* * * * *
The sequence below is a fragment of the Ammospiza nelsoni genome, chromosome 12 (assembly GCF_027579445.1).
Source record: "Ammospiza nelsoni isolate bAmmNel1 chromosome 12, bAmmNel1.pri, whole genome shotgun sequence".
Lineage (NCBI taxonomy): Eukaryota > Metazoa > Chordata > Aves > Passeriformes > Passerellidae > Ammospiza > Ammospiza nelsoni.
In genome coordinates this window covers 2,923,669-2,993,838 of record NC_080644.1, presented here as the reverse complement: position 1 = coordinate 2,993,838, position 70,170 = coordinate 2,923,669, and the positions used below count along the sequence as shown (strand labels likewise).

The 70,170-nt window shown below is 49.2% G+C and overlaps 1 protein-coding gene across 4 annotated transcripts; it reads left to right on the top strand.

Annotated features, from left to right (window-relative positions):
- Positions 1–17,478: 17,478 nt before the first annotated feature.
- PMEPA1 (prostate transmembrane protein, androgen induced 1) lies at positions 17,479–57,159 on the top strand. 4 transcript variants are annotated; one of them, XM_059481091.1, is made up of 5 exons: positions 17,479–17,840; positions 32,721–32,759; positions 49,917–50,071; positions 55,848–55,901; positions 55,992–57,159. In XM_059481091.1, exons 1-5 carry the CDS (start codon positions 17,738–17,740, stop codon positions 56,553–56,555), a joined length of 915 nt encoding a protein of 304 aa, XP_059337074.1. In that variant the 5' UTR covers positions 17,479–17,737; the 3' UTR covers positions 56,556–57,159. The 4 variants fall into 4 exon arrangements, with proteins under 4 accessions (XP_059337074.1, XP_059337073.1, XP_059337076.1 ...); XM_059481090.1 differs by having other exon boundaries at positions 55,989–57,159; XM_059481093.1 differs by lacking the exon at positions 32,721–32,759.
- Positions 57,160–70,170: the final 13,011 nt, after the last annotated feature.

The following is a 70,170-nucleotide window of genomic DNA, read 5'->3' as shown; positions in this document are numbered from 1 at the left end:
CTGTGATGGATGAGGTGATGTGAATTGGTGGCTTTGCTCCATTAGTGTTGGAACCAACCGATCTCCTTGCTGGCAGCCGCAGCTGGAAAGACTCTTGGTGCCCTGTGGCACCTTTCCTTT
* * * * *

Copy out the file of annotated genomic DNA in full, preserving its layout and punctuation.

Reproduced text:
The sequence below is a fragment of the Ammospiza nelsoni genome, chromosome 12 (assembly GCF_027579445.1).
Source record: "Ammospiza nelsoni isolate bAmmNel1 chromosome 12, bAmmNel1.pri, whole genome shotgun sequence".
Lineage (NCBI taxonomy): Eukaryota > Metazoa > Chordata > Aves > Passeriformes > Passerellidae > Ammospiza > Ammospiza nelsoni.
In genome coordinates this window covers 2,923,669-2,993,838 of record NC_080644.1, presented here as the reverse complement: position 1 = coordinate 2,993,838, position 70,170 = coordinate 2,923,669, and the positions used below count along the sequence as shown (strand labels likewise).

The 70,170-nt window shown below is 49.2% G+C and overlaps 1 protein-coding gene across 4 annotated transcripts; it reads left to right on the top strand.

Annotated features, from left to right (window-relative positions):
- Positions 1–17,478: 17,478 nt before the first annotated feature.
- PMEPA1 (prostate transmembrane protein, androgen induced 1) lies at positions 17,479–57,159 on the top strand. 4 transcript variants are annotated; one of them, XM_059481091.1, is made up of 5 exons: positions 17,479–17,840; positions 32,721–32,759; positions 49,917–50,071; positions 55,848–55,901; positions 55,992–57,159. In XM_059481091.1, exons 1-5 carry the CDS (start codon positions 17,738–17,740, stop codon positions 56,553–56,555), a joined length of 915 nt encoding a protein of 304 aa, XP_059337074.1. In that variant the 5' UTR covers positions 17,479–17,737; the 3' UTR covers positions 56,556–57,159. The 4 variants fall into 4 exon arrangements, with proteins under 4 accessions (XP_059337074.1, XP_059337073.1, XP_059337076.1 ...); XM_059481090.1 differs by having other exon boundaries at positions 55,989–57,159; XM_059481093.1 differs by lacking the exon at positions 32,721–32,759.
- Positions 57,160–70,170: the final 13,011 nt, after the last annotated feature.

The following is a 70,170-nucleotide window of genomic DNA, read 5'->3' as shown; positions in this document are numbered from 1 at the left end:
CTGTGATGGATGAGGTGATGTGAATTGGTGGCTTTGCTCCATTAGTGTTGGAACCAACCGATCTCCTTGCTGGCAGCCGCAGCTGGAAAGACTCTTGGTGCCCTGTGGCACCTTTCCTTT